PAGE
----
Pellegrini's system can be hard on defenders (Kompany wouldn't look nearly as bad in Chelsea's deep block) but what his system does is create tons of offensive chances for the team whilst being effective at suppressing shots against; sometimes those shots against will be of high quality and sometimes the defense will look like hell. This is the balancing act of Pellegrini's system.


This should be, if all things break right, be Manchester City's power lineup.

What does it all mean?

Manchester City remain an elite side. They control the territory and play like few other teams can, they rack up shots at a terrifying rate while suppressing shots against. Nothing that happened over the summer in terms of personnel or coaching should change Manchester City's excellent processes.

If the excellent processes continue into this season and Manchester City enjoy a dollop of luck in terms of conversion percentages and injuries then this team may well, once again, win the Premier League title. If Chelsea enjoy another season of near-perfect health to their core players, then I am unsure if any team could wrestle the title from them. But if injuries catch up with Chelsea and Manchester City's forward group clicks then City should well be close.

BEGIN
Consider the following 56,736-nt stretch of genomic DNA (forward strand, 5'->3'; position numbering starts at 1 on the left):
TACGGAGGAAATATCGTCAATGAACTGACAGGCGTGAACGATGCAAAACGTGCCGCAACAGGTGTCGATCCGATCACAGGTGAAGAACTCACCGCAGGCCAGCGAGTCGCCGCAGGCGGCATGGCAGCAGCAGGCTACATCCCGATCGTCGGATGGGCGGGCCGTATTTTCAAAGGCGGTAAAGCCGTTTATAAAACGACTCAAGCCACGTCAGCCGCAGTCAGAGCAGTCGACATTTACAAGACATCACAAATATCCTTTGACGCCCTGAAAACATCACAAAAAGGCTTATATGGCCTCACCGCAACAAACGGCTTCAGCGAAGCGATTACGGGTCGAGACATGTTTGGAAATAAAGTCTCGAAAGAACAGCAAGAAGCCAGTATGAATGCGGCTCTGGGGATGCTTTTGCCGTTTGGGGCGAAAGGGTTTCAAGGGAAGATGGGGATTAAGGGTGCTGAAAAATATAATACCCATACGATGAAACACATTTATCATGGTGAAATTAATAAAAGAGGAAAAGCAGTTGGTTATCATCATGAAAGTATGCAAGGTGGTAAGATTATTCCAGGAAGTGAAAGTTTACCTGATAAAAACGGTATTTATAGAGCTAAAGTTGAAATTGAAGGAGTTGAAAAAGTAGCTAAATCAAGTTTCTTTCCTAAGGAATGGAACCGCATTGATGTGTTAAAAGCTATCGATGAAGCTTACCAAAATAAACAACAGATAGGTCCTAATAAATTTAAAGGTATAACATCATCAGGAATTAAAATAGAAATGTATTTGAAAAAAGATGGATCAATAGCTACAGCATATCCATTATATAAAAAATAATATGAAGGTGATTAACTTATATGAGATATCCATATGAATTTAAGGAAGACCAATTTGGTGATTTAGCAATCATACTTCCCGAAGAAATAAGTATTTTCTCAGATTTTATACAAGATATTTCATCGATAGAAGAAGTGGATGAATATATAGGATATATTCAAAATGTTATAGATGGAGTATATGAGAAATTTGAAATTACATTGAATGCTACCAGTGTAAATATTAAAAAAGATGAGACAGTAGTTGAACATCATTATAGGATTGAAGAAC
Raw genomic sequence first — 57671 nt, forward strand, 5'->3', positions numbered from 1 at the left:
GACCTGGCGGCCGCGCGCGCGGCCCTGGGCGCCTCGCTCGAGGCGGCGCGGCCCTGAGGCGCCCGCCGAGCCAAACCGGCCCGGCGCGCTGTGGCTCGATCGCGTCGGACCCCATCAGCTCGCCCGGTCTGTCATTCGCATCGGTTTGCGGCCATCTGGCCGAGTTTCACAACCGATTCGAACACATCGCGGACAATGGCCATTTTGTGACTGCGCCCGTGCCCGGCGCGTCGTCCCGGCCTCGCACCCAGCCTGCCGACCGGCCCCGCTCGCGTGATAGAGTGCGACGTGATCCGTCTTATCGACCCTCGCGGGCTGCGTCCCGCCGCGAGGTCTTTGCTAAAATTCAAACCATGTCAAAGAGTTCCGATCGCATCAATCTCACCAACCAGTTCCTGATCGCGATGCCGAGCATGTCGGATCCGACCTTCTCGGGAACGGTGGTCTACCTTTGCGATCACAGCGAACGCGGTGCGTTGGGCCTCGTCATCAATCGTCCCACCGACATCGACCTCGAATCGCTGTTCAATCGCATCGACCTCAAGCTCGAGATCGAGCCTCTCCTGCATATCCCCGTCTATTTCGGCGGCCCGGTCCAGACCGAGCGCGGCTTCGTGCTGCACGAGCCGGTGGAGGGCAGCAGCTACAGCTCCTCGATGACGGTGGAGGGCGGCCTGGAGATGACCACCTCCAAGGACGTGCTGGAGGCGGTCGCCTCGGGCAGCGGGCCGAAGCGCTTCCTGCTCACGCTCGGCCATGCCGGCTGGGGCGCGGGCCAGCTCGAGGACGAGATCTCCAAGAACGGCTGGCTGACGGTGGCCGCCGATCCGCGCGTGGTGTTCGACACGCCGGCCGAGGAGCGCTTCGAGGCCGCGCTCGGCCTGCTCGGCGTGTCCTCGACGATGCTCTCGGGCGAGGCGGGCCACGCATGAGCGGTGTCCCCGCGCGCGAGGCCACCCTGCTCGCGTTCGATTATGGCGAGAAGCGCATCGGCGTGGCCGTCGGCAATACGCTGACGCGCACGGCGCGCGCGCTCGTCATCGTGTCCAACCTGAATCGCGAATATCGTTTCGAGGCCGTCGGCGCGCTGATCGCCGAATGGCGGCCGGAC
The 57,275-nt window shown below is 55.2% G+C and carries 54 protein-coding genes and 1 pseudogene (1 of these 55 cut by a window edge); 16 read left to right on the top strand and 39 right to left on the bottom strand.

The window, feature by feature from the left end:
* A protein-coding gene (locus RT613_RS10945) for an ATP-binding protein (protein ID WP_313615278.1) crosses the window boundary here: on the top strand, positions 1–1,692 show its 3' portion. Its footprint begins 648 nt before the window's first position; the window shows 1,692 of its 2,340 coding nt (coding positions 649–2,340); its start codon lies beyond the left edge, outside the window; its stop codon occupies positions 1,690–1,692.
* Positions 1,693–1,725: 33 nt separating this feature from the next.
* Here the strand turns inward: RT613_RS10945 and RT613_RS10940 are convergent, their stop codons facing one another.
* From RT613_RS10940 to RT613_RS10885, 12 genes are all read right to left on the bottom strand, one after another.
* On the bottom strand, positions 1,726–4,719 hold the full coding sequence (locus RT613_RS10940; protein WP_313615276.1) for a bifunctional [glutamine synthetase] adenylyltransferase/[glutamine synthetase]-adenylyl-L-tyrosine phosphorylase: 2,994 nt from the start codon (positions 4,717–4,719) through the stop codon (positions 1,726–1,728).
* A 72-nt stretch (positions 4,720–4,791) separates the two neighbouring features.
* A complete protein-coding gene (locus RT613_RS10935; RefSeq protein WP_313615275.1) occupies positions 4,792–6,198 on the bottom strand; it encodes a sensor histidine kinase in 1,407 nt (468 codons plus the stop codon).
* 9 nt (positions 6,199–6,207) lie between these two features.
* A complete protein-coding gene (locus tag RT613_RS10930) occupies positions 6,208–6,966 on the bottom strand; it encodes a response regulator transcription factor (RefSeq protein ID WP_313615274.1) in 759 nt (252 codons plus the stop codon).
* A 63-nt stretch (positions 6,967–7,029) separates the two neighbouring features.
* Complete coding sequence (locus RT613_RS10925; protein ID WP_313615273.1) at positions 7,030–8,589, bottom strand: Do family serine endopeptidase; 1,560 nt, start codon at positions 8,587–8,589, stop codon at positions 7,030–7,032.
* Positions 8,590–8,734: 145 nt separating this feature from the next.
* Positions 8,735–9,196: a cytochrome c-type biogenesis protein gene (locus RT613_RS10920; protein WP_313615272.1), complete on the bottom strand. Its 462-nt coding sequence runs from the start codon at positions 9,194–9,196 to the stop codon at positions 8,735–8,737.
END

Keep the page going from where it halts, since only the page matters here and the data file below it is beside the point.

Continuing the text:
Manchester City possess the deepest squad in the division, but it's an aging squad and this season may well represent the last chance for this core to win it all, together.

Do not go gentle into that good night,

Old age should burn and rave at close of day;

Rage, rage against the dying of the light

EPL Season Preview 2014-15: Manchester City

Hey champions! So you think you can retain your Premier League crown in the 14/15 season? Well, history is against you (the title has been retained on just 7 occasions in PL history) and big bad Chelsea, managed by Jose Mourinho, look ominously strong after a summer transfer window that cannot be classed as anything but a roaring success.

Liverpool will attempt to challenge again, although the loss of Suarez and European football may may hinder any realistic attempt to do so. Man United have replaced the lackluster figure of Moyes with van Gaal, an upgrade, so we are told, and it is possible that Arsenal may improve with the smart additions they have made thus far.